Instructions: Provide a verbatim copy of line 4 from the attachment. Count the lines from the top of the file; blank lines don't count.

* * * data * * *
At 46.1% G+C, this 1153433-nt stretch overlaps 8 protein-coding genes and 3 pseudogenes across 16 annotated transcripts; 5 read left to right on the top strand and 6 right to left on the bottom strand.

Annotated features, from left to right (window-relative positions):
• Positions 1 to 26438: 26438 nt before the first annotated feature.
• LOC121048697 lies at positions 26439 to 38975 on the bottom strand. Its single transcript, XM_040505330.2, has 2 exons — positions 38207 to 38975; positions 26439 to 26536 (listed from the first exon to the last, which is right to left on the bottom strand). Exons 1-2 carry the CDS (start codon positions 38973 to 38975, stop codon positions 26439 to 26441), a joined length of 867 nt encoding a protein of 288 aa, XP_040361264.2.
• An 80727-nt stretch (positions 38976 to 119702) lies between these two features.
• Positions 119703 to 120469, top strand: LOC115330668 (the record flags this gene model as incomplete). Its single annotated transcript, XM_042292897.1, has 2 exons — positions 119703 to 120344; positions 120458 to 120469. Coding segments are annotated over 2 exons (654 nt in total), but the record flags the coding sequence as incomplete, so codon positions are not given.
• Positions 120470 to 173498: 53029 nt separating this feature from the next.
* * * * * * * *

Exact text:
• LOC121048697 lies at positions 26439 to 38975 on the bottom strand. Its single transcript, XM_040505330.2, has 2 exons — positions 38207 to 38975; positions 26439 to 26536 (listed from the first exon to the last, which is right to left on the bottom strand). Exons 1-2 carry the CDS (start codon positions 38973 to 38975, stop codon positions 26439 to 26441), a joined length of 867 nt encoding a protein of 288 aa, XP_040361264.2.